The showerhead breaks up the flow of water but counterbalances that by accelerating the speed of the droplets, while the easier-to-rinse shampoo is applied directly through the showerhead, rather than being applied to the scalp. By infusing water and shampoo simultaneously, the showerhead could cut the volume of water and the energy used in places like professional hair salons. Prototypes are currently being tested in salons in South Africa and the US.
“Initial results offer great perspectives for an innovation that visibly reduces the water consumption in our daily hygiene practices,” said said Laurent Attal, L’Oréal VP Research & Innovation, in a statement. “This breakthrough technology is perfectly in line with our commitments to sustainable innovation.”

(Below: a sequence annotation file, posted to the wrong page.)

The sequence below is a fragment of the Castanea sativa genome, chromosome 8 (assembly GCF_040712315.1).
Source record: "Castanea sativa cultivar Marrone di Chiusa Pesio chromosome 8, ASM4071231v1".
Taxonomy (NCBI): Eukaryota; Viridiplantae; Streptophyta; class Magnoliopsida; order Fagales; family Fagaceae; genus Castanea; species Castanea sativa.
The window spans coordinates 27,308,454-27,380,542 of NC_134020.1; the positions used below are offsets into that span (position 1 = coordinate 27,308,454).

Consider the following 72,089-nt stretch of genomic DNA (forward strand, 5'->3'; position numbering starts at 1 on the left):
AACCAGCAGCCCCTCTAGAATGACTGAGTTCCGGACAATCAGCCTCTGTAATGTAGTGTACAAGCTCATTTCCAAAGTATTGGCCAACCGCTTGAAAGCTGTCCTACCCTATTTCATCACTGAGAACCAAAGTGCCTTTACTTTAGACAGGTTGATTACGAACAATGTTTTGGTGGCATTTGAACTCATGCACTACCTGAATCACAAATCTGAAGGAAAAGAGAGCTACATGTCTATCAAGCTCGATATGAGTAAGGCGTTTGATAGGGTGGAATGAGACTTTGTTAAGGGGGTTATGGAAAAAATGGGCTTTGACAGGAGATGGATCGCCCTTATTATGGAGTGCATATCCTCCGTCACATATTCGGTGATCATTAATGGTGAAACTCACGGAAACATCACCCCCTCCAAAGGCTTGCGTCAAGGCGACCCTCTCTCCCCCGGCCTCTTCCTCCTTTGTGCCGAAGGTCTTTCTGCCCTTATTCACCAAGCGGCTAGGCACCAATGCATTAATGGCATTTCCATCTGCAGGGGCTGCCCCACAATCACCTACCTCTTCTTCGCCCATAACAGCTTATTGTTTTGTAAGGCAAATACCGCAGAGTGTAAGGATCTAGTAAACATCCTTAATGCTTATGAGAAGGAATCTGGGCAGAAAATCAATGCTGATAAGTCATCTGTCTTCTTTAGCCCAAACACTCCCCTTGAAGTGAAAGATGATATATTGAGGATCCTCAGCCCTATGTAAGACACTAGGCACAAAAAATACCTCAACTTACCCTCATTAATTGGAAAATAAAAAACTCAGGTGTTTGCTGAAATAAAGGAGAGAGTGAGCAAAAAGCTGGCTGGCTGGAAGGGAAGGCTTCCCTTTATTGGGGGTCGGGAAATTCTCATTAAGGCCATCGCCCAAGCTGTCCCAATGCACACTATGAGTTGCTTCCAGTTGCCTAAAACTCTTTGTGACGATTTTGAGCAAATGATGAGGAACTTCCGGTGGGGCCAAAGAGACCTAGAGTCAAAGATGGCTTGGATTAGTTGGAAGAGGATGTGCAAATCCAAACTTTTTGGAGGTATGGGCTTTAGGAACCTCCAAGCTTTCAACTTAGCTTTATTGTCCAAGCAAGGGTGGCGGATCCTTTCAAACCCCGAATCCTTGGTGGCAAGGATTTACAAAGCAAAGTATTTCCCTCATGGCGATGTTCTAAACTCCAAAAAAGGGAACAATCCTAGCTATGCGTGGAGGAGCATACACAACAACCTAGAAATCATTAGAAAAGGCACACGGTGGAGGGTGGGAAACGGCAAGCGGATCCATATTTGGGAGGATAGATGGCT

The move comes as fashion and beauty brands ramp up their efforts to reduce water consumption, as a potential shortage of the essential resource becomes a growing global concern. Earlier this year, Gap Inc. laid out detailed plans to reduce water wastage along its supply chain, having recently pledged to save 10 billion liters of water by the end of 2020, while fashion and lifestyle conglomerate PVH Corp., which owns Tommy Hilfiger and Calvin Klein, has also entered into a partnership with the World Wildlife Fund (WWF) to conserve water resources in Africa and India.